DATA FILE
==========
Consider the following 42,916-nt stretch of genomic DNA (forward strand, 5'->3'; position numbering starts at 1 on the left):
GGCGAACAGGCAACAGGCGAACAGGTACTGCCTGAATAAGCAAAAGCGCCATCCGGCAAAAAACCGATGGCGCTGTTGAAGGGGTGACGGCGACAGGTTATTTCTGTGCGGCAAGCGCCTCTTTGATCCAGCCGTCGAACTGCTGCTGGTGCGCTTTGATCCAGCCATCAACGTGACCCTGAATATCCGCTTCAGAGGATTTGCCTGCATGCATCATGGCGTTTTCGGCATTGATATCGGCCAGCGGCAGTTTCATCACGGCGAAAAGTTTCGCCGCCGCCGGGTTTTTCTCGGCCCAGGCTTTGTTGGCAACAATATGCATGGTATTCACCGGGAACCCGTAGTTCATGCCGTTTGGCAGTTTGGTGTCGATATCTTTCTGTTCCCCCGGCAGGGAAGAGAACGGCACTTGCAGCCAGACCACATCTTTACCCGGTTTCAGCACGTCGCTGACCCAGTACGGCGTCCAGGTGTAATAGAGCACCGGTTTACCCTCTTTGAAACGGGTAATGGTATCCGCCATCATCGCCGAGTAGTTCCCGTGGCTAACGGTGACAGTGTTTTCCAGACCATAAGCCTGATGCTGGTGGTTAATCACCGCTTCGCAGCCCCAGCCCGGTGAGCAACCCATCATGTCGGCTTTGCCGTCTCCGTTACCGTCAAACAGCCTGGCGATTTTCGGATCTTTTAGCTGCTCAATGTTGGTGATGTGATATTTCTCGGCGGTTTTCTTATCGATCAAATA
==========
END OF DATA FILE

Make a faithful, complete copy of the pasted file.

Consider the following 42,916-nt stretch of genomic DNA (forward strand, 5'->3'; position numbering starts at 1 on the left):
GGCGAACAGGCAACAGGCGAACAGGTACTGCCTGAATAAGCAAAAGCGCCATCCGGCAAAAAACCGATGGCGCTGTTGAAGGGGTGACGGCGACAGGTTATTTCTGTGCGGCAAGCGCCTCTTTGATCCAGCCGTCGAACTGCTGCTGGTGCGCTTTGATCCAGCCATCAACGTGACCCTGAATATCCGCTTCAGAGGATTTGCCTGCATGCATCATGGCGTTTTCGGCATTGATATCGGCCAGCGGCAGTTTCATCACGGCGAAAAGTTTCGCCGCCGCCGGGTTTTTCTCGGCCCAGGCTTTGTTGGCAACAATATGCATGGTATTCACCGGGAACCCGTAGTTCATGCCGTTTGGCAGTTTGGTGTCGATATCTTTCTGTTCCCCCGGCAGGGAAGAGAACGGCACTTGCAGCCAGACCACATCTTTACCCGGTTTCAGCACGTCGCTGACCCAGTACGGCGTCCAGGTGTAATAGAGCACCGGTTTACCCTCTTTGAAACGGGTAATGGTATCCGCCATCATCGCCGAGTAGTTCCCGTGGCTAACGGTGACAGTGTTTTCCAGACCATAAGCCTGATGCTGGTGGTTAATCACCGCTTCGCAGCCCCAGCCCGGTGAGCAACCCATCATGTCGGCTTTGCCGTCTCCGTTACCGTCAAACAGCCTGGCGATTTTCGGATCTTTTAGCTGCTCAATGTTGGTGATGTGATATTTCTCGGCGGTTTTCTTATCGATCAAATA